Abigail Raney writes for Bleeding Cool:
Or, as Kevin Bacon explained it, the smoother a lake is, the more ripples you can cause by throwing a giant rock into it.
The lake is apparently Ryan Hardy, one year after the arrest of Joe Carroll, having learned from his past mistakes, having put Joe behind bars instead of killing him, and making good on his promise from the season finale to let Joe go and move on. He's living with someone named Gwen, who is revealed to be a doctor and to have a daughter, and is trying to maintain that domesticity and that normalcy. Which, newly appointed showrunner Jennifer Johnson admits, he's "terrible at it, but he really, really tries."
And the rock? Well, that's a bit more of a mystery. Sam is definitely coming back, and apparently in a very unexpected way. Johnson advises viewers to keep their eyes glued to the screen, because Sam has transformed himself, and is hiding in plain sight. As for the unknown driver of the truck that picked Sam up? Executive producer Kevin Williamson confirms that this is a new character, someone we haven't seen before.
On a larger scale, New York will play a big role in the upcoming season, functioning as a character in some ways, and setting the backdrop for a sense of "urban paranoia" that will play into the season's arc. Johnson suggests this season will play up the psychology thriller aspects of the show, that it will be very Hitchcock-like, and that they're taking it back to the idea of never knowing who was bad, and where the danger was hiding.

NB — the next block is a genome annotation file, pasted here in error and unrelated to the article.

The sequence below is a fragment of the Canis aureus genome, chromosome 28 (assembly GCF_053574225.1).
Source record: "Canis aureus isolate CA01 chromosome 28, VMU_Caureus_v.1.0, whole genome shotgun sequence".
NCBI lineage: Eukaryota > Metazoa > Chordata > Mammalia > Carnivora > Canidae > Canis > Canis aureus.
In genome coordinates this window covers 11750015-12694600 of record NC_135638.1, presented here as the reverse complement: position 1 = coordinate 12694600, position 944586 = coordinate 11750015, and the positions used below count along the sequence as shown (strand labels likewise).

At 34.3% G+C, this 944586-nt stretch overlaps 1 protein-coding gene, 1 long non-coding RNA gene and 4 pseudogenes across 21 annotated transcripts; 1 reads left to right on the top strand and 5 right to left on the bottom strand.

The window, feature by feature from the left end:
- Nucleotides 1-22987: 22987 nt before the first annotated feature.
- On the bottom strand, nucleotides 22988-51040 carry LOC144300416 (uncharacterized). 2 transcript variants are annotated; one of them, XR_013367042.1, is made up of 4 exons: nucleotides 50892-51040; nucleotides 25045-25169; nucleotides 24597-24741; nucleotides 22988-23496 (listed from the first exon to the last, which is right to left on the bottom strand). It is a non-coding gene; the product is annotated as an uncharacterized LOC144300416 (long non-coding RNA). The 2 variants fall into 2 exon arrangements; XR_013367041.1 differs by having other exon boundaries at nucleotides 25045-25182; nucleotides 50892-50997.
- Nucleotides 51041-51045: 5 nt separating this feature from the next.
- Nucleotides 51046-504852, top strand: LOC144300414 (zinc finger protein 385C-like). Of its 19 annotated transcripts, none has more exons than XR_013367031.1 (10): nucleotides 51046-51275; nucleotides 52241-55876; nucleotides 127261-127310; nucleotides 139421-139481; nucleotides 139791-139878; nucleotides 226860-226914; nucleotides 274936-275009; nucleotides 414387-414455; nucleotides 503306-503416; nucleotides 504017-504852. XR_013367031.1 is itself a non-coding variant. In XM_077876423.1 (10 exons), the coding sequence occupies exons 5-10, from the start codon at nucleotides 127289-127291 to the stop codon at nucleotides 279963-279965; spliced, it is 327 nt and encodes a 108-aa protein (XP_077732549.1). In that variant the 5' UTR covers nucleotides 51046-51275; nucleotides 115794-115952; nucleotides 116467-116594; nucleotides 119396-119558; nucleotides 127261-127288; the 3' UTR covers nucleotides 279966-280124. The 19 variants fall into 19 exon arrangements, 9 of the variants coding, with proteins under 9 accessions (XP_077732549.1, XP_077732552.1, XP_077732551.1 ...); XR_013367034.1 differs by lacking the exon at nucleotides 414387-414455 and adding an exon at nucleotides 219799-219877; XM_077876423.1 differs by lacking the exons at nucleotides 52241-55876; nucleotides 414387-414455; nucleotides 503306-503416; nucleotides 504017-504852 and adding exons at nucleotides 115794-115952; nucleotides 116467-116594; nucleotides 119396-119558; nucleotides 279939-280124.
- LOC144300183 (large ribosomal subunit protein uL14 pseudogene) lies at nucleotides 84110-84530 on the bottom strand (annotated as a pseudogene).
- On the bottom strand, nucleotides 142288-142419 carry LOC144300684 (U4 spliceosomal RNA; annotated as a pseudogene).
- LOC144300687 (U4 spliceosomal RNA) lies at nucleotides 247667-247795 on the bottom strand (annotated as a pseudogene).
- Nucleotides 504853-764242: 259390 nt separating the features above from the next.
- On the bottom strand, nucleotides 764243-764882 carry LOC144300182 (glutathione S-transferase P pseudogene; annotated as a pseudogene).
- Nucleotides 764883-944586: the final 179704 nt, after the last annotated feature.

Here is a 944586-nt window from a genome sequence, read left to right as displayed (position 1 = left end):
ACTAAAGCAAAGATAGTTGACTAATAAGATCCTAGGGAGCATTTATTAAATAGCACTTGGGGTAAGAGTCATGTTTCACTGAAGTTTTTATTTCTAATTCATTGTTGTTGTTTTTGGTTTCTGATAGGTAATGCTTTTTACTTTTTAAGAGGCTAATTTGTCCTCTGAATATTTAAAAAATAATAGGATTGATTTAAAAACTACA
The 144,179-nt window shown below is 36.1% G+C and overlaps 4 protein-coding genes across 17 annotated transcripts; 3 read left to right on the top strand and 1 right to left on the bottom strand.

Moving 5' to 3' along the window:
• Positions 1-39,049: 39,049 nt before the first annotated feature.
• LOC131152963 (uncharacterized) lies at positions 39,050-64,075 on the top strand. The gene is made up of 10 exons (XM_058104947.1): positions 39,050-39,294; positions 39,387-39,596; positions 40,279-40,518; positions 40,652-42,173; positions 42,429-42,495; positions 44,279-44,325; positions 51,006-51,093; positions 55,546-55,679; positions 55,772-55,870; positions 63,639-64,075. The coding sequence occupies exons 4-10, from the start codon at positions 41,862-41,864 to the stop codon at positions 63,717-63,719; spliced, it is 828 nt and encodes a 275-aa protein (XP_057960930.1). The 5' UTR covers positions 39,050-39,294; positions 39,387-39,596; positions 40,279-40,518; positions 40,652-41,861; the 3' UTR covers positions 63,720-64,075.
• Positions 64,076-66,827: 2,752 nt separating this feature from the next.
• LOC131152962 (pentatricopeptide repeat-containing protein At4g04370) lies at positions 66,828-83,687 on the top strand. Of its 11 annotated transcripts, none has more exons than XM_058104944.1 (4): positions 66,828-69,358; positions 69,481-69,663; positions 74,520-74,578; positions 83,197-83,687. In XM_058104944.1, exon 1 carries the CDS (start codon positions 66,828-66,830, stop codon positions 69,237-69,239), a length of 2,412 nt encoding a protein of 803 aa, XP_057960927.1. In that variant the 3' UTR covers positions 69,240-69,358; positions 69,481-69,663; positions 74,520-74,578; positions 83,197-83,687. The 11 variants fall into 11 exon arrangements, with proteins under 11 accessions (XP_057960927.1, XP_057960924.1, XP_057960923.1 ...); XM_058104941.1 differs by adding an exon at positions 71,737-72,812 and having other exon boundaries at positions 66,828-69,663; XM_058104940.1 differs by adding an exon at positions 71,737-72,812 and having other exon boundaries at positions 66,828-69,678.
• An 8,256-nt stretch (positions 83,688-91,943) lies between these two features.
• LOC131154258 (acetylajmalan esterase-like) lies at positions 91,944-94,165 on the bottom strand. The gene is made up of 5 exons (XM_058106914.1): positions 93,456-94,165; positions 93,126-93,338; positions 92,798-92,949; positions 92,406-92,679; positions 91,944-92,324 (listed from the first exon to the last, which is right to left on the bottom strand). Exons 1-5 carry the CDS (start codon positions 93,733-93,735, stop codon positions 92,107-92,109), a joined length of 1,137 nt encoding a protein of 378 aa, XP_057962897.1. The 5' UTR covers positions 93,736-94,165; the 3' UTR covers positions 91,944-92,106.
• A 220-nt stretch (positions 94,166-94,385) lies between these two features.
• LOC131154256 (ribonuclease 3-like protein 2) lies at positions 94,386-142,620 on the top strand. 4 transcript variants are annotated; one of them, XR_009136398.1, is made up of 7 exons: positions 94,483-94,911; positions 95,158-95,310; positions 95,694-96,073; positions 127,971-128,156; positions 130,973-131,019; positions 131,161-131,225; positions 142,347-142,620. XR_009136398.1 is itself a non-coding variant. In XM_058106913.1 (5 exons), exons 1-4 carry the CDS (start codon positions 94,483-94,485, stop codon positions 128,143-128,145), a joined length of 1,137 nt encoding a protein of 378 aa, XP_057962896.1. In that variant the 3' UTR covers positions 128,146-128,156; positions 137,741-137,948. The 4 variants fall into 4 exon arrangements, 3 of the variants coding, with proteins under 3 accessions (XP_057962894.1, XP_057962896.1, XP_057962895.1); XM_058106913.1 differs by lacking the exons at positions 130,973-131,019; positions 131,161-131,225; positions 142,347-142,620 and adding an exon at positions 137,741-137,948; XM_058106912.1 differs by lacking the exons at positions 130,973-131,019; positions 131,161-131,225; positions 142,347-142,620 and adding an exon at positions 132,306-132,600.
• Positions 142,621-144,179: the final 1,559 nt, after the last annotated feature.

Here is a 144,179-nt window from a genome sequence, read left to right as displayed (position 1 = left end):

The progression of the show may seem to be going away from Joe Carroll, but that doesn't mean the show is done with him. The story will continue to reveal more about Carroll, and it seems like this information may come not so much from direct interactions or flashbacks, but from how Carroll's story ties into the new threats Hardy and his team will face. And Johnson, somewhat balefully, suggests that the very thing that Ryan's been working so hard with – his new life, his "happy ending" – may end up tying his hands at a crucial moment.
It sounds to me as though this new season may be setting up an impossible choice for Ryan, designed to pull him from domestic bliss and back towards the guarded, twisted soul he was when we first met him. These scenarios are often set up to represent the happy option as mundane and unsatisfying to a hero who just can't help but pursue the more dangerous (and more exciting) path. But if The Following can manage to give us something different, in which Hardy – and by extension, we – are genuinely invested in his new life and truly conflicted about which choice is the right choice, that would make for an even more interesting and daring season of television.